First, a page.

5 Kokoda Track essentials (from someone who's done it)

by Tom Beadle

I'm a big fan of getting physical when I travel, which means I've been fortunate (or unfortunate, some might say) enough to have shed my blood, sweat and tears on various trekking tracks all over the world. But I wasn't prepared for the physical (and surprisingly emotional) gaunlet Papua New Guinea's Kokoda Track laid down for me.

That said, there was a brilliant mix of people in my group - varying ages, varying levels of fitness, I was genuinely surprised - and the vast majority managed to finish the thing. I was also surprised by how close everyone was to their porters by the end of the trip - the war history was moving and the trekking was challenging, but having those guys there all day to literally catch you if you fall just adds another element to the trip I wasn't expecting. They were incredible.

Unfortunately, your porter won't be able to carry you the whole way. So now I'm back in one (slightly more worn out) piece, I thought the least I could do was to try and prepare you for the challenge that is the Kokoda Track.  Whether you're about to depart on your Kokoda adventure or if it's nothing more than a twinkle in your eye - here are some first-hand insights.

1. Your well-trained legs
The inclines and declines are seriously steep in parts, with very little of the trail’s 96km being flat. You can walk at your own pace but the more aerobic and leg strength training you do beforehand, the more you’ll enjoy the experience. Each ascent of the trail’s many peaks is like a mini work out; if it has been wet each descent can resemble a slippery slide. This is tough walking.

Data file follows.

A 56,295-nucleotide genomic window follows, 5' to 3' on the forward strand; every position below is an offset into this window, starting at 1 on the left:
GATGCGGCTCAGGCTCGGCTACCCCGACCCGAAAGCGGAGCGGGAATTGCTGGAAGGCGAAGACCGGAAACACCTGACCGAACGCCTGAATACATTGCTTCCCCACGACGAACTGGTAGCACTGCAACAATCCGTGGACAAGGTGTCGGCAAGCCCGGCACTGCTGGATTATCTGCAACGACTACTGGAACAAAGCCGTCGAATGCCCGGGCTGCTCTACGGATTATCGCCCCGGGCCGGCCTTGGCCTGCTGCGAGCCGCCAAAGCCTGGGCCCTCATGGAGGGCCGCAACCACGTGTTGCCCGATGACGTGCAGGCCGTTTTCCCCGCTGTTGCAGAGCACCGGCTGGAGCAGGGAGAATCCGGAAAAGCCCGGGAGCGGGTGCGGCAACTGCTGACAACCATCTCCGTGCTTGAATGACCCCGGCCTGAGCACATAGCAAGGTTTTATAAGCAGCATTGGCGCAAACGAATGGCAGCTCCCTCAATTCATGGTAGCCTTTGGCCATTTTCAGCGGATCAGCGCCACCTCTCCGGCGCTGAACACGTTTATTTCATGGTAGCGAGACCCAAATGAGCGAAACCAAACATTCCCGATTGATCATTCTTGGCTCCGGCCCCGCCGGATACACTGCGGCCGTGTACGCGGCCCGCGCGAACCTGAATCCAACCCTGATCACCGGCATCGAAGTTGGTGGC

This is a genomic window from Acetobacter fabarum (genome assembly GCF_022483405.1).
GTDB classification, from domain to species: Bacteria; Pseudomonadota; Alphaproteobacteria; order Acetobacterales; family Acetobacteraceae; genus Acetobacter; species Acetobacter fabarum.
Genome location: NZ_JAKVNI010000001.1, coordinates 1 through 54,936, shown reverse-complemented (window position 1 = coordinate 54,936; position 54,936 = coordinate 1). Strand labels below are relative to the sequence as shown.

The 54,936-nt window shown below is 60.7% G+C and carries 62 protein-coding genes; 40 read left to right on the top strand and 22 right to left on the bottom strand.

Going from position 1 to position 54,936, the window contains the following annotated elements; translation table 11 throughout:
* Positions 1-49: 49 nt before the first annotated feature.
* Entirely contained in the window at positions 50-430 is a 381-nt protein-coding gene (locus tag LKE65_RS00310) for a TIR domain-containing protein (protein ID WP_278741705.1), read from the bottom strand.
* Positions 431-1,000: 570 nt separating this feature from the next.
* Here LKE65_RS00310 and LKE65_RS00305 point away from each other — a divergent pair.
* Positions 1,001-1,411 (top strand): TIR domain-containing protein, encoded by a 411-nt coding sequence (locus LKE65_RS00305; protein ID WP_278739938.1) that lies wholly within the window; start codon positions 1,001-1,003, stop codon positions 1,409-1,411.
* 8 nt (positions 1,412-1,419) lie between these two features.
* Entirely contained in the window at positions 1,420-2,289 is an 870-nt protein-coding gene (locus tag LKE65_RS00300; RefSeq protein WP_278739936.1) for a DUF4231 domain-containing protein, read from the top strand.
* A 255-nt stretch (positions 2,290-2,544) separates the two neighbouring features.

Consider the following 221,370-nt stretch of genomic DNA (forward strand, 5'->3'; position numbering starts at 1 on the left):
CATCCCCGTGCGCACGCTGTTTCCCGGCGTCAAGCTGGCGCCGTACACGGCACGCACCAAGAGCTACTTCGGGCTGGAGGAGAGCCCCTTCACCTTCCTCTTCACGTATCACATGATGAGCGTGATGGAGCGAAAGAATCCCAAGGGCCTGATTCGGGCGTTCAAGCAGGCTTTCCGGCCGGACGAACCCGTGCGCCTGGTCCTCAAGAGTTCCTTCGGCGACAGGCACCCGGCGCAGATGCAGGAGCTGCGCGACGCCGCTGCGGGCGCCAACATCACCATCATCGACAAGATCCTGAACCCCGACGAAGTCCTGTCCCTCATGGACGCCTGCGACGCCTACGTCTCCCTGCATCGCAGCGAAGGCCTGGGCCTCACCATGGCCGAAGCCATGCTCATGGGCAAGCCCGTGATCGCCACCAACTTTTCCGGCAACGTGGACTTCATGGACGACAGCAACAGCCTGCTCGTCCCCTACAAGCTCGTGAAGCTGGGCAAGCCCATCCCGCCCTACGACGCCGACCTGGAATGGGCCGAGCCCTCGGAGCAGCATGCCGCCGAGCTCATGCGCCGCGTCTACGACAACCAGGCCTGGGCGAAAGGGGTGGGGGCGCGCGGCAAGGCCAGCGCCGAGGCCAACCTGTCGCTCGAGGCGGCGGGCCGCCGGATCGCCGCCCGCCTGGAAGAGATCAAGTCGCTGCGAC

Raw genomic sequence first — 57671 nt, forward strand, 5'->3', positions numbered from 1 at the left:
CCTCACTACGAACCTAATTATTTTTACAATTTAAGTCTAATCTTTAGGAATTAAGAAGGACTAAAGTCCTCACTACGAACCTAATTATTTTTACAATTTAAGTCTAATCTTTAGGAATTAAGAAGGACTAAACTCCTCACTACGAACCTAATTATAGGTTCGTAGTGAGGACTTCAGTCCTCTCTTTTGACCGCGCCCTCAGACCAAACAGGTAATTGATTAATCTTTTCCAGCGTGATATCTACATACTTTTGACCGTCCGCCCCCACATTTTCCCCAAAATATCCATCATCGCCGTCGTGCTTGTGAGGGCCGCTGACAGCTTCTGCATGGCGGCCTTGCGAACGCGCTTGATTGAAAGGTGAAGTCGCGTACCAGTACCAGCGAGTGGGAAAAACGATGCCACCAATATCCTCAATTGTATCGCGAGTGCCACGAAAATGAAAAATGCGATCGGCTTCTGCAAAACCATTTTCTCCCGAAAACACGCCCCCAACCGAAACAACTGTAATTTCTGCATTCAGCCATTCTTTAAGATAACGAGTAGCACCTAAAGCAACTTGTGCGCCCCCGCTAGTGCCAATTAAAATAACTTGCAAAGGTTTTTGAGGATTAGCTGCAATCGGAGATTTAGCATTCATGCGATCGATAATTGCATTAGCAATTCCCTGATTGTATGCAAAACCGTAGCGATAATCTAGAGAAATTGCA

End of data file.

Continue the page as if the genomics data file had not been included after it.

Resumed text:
2. A good quality thermarest
You'll sleep in purpose built huts in the local villages dotted along the trail. The views into the surrounding valleys are often magnificent but the facilities are undeniably basic, with a thermarest or sleeping mat on the floor sufficing as a bed. On more than one night my creaky old back cried out for a comfy blow-up lilo. Don't say I didn't warn you.

3. The book “Kokoda”
A basic knowledge of the outnumbered Australian soldiers’ resistance to the advancing Japanese forces along the trail in 1942 is a must when trekking Kokoda. Peter FitzSimons’ gripping account provides fascinating insights into some of the personalities who fought along the trail. To read of the horrific battles which took place in villages like Isurava and Brigade Hill while actually sitting in that location is a poignant experience indeed. Highly recommended.

4. Your best singing voice
Most of our wonderful guides and porters come from villages along the track and they take the meaning of 'personalised client attention' to new levels by helping the group along the trail, guiding step-by-step where needed. Their beautiful renditions of gospel harmonies were a magical endnote to each day’s walking and it was impossible not to join in our appropriately named theme song: 'It’s not an easy road'.

5. Your 'touchy-feely' side
Trekking Kokoda is an emotional experience. The combination of the physical challenge, moving wartime history and the incredible humility and caring of our local porters and guides was powerful and tears were shed as we reached the final destination at Owens Corner. It was a privilege to be there.

Feeling inspired? Get out there and challenge Kokoda yourself with Peregrine.

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